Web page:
Voice features on the Motorola Q9h include quadband world roaming, a speakerphone, three-way calling, conference calling, speed dial, and text and multimedia messaging. The phone book is limited only by the available memory, and the SIM card can hold an additional 250 contacts. Each address book entry can hold multiple numbers; e-mail, Web, and street addresses; company information, and more. For caller ID purposes, you can assign a picture, a group ID, or any of 39 polyphonic ringtones.
You should be pretty pleased with the wireless options on the Q9h. There's integrated Bluetooth, HSDPA, and GPS. Supported Bluetooth profiles include those for use with wireless headsets, hands-free kits, wireless synchronization, peripherals, and A2DP for stereo Bluetooth headsets. And you don't have to worry about getting an optional Bluetooth GPS receiver, as the radio is already built into the smartphone. This allows you to turn the Q9h into a handheld navigation device with which you can get color maps, driving directions, and points of interest with the help of a location-based service or nav software, such as TeleNav GPS Navigator or Google Maps for Mobile.
Now, while the lack of Wi-Fi is a disappointment, we aren't all that heartbroken since HSDPA is there to fill the void. This 3.5G technology brings data speeds of as fast as 2Mbps, though they'll average more around 400Kbps to 700Kbps--still, this equals pretty swift downloads and Web browsing. Speaking of which, Motorola decided to do its own thing again and chose Opera as the default Web browser for the Q9h. Once again, we're not complaining as Opera does a great job of optimizing Web pages for mobile devices.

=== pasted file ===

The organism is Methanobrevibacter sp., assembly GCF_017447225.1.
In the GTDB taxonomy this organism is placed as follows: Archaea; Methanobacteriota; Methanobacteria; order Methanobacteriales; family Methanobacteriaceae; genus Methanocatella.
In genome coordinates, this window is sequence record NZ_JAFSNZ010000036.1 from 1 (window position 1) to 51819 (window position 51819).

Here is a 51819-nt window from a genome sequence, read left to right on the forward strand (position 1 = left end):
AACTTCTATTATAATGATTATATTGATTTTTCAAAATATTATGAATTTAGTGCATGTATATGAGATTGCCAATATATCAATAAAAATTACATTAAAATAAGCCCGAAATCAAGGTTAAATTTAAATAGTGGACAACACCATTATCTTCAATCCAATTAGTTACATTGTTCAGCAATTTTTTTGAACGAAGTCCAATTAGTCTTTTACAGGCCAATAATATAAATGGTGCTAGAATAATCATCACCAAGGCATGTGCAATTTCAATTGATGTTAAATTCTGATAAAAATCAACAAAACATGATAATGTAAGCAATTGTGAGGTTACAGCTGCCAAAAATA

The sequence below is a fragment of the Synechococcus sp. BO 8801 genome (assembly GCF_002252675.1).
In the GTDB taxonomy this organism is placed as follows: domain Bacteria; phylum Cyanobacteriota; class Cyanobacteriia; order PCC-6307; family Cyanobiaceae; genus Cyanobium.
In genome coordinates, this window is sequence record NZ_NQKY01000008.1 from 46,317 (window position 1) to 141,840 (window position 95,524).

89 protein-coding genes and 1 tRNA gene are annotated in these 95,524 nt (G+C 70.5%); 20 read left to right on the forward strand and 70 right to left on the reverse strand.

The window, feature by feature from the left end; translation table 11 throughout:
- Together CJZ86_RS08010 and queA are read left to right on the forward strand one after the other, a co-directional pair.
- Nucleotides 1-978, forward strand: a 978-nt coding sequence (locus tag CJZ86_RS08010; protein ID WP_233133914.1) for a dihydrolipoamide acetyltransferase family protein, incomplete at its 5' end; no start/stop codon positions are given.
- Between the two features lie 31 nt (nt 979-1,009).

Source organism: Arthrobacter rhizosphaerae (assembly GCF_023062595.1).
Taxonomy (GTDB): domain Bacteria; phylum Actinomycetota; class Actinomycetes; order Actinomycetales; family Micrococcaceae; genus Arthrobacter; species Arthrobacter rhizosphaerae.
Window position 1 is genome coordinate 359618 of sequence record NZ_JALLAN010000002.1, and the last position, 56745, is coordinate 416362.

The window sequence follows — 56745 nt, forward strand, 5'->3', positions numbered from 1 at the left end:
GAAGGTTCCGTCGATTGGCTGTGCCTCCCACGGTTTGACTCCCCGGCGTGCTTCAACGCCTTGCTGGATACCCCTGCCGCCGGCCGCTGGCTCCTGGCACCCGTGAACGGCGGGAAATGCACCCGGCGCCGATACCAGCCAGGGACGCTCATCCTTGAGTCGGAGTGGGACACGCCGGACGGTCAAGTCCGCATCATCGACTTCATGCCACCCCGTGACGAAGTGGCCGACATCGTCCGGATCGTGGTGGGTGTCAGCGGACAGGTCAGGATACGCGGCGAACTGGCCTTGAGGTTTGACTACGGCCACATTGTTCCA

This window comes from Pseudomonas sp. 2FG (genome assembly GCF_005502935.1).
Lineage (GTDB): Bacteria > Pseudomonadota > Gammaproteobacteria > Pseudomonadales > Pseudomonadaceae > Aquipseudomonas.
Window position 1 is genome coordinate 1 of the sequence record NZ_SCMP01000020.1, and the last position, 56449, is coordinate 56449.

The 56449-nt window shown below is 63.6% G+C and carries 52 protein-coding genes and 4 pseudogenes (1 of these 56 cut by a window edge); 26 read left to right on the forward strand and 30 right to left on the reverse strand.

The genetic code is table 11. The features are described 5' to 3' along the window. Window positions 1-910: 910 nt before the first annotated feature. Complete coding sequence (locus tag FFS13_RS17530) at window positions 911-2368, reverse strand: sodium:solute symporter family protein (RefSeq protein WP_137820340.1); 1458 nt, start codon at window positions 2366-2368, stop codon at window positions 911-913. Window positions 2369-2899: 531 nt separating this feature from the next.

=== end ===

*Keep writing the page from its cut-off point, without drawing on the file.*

To piggyback the 3G capabilities, the Motorola Q9h works with the carrier's AT&T Video and AT&T Music services. AT&T Music is a full-featured service that allows you to purchase songs from independent music services, such as Napster to Go and Yahoo Music, but also includes streaming XM satellite radio, music videos, MusicID for identifying song titles and artists, and more. Unfortunately, not all features of the service were enabled on our review unit, but we were able to listen to XM satellite radio and enjoyed smooth streaming audio. Meanwhile, AT&T Video gives you access to streaming video from various channels such as Comedy Central, CNN, ESPN, and HBO Mobile. Of course, you can import your personal library of MP3, AAC, WAV, WMA, MPEG-4, and WMV files via microSD card, thanks to Windows Media Player 10 Mobile.
Finally, the Motorola Q9h is equipped with a 2-megapixel camera with a digital zoom up to 8x, a flash, and video-recording capabilities. For still images, there are several shooting modes, and you have your choice of four resolutions. You can also adjust the picture with white balance and brightness settings. Video mode is a bit more limited when it comes to editing abilities, but you do get two quality options, 4x zoom, and white-balance adjustment.